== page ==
The sale of personalised plates raised £67m for the UK’s Driver and Vehicle Licensing Agency last year. But why do people continue to buy them?
Personalised number plates undoubtedly add a touch of uniquness and style to your vehicle, and the market has grown significantly in recent years.
True, the majority of celebrities prefer to remain anonymous when out and about to avoid being mobbed by the public or paparazzi. However, several celebrities are taking advantage of the surge in personalised registrations.
High-profile businessmen, athletes, and TV personalities have chosen to customize their high-end vehicles with a personalised number plate.
Some take a more subtle approach, with the meaning of their license plates not immediately apparent. But others make it clear who’s behind the wheel. Often, the registration will include their name or initials, but some choose a registration that is related to their profession.
Declan Donnelly, Kevin Keegan, Hamed, Stephen Hendry, Sir Chris Hoy, Elizabeth Hurley, Hugh Grant, Prince Naseem Vinnie Jones, and HRH Prince Jefri of Brunei, Ally McCoist are among CarReg’s celebrity clients.
Lord Alan Sugar is the owner of one: 1. AMS. The Duke and Duchess of Cambridge left their wedding with one that read JU5T WED, and broadcaster Chris Evans has too many to list.
However, it is not only the wealthy and famous who purchase personalised license plates. Despite the recent economic downturn, they remain a significant business patronized by the everyday people.
Personalised plates are frequently used in movies and television shows to suggest that a character is a braggart, an egomaniac, or simply desperate for attention. They are seen as a statement of individuality or investment by the thousands of drivers who have them.
In November 2008, retired businessman Robert Harverson of Surrey paid nearly £250,000 for the registration 1 RH. He went to the auction in Yorkshire with the intention of spending between £100,000 and £150,000, but once there, he realized, “It’s my initials, there’s only one, so I’ve got to keep bidding.”
He admits it’s a statement, but it’s no different than spending a lot of money on a car or boat.
Some Noticeable People Who Buy Personalised Plates
Russell Watson rose a remarkable celebrity also has a personalised plate number ‘T3 NOR’.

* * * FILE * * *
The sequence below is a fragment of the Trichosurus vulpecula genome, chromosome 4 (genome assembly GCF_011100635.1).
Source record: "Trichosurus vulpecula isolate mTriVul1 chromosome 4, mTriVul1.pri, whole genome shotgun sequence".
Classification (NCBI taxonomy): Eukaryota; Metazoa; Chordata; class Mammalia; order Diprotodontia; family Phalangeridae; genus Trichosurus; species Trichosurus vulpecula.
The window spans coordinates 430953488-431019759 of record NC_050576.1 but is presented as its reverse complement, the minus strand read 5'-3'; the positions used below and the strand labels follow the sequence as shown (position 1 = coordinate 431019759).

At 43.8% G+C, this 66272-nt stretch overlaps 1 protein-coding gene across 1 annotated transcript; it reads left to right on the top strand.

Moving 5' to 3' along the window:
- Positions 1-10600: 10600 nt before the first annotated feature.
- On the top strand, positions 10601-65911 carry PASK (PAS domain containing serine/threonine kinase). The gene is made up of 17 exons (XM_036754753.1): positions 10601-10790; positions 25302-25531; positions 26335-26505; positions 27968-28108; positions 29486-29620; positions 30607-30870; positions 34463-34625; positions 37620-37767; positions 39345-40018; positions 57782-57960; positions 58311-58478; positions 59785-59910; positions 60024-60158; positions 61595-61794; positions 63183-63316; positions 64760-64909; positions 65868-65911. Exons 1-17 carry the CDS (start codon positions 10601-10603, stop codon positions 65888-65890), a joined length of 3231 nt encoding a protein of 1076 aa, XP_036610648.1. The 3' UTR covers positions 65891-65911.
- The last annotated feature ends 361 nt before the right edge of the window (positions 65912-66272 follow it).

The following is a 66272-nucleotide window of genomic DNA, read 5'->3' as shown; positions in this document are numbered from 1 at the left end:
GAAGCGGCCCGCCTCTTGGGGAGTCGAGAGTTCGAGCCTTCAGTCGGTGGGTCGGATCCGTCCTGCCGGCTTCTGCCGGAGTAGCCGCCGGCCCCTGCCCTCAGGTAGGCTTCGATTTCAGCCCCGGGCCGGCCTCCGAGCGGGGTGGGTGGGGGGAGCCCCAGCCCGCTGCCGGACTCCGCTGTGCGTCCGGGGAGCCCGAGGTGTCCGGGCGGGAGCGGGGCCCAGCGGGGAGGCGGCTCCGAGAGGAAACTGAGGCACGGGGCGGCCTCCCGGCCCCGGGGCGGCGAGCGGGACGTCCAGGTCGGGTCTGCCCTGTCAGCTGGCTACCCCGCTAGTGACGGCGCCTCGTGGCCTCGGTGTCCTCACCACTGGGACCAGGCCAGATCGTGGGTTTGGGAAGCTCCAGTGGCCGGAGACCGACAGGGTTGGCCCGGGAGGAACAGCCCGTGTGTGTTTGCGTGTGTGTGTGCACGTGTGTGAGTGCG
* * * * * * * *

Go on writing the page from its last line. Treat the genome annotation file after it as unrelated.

Louisa Zissman, a candidate on the ninth series of The Apprentice in 2013 who was among the finalist also has a customized plate. Despite coming in second place on the show, she went on to become a reality TV star. She chose the personalised license plate ‘LU11 SAZ’.
When a celebrity hairdresser becomes a celebrity, it demonstrates the ephemeral nature of fame. Nicky Clarke has done just that, and his ‘H41 RDO’ registration number demonstrates his ingenuity.
Amir Khan, a former world champion boxer, is also a fan of personalised license plates. His current license plate, ‘BOX 11G,’ makes it clear what he does. His personalized registrations also include ‘A180 XER,’ ‘R6 KKO,’ and ‘V60 XER.’
Sir Steve Redgrave, who made Olympic history by winning gold medals in five consecutive Olympic Games proudly displays the number plate ‘ROW 601D’ on his car.
There is also Ian “Beefy” Botham, former England, Somerset, Worcestershire, and Durham cricketer and TV pundit. Better known to you as Baron Botham of Ravensworth in the County of North Yorkshire. His Bentley is easily identified by its personalised ‘B33 FYS’ plate.
Because of his car’s appearances on the reality show The Apprentice, Alan Michael Sugar, also known as Lord Sugar has one of the most recognizable personalized plates, He owns a Rolls-Royce Phantom 8 with the registration number ‘AMS 1’.
Duncan Bannatyne OBE, entrepreneur and former Dragons’ Den star, is another well-known businessman who enjoys personalised license plates.
In the 1990s, his first private registration number, ’23 D,’ was a gift from his first wife. His health club business owns a gym repair van with the license plate ‘F1 TSO.’ Duncan claims to have had approximately 20 private plates and to have “made a little money” by selling some of them.
The DVLA list is topped by 1 D, which was purchased for £352,000 in March 2009 by a London-based Lebanese businessman as a birthday present for his wife.
Since 1989, the DVLA has raised £1.8 billion for the Treasury through auctions and sales on its website. Many people indeed use DVLA number plates and personal registration plates as status symbols.
However, many people who do not have a lot of money but treasure their cars and want to make them truly unique imprint their stamp on them this way.
Some people may wish to purchase one as a unique gift for a loved one. “Not all personalised plates have to cost thousands of pounds, and they repeatedly have great stories and notions behind them,” said Jason Wilkes, Managing Director at CarReg.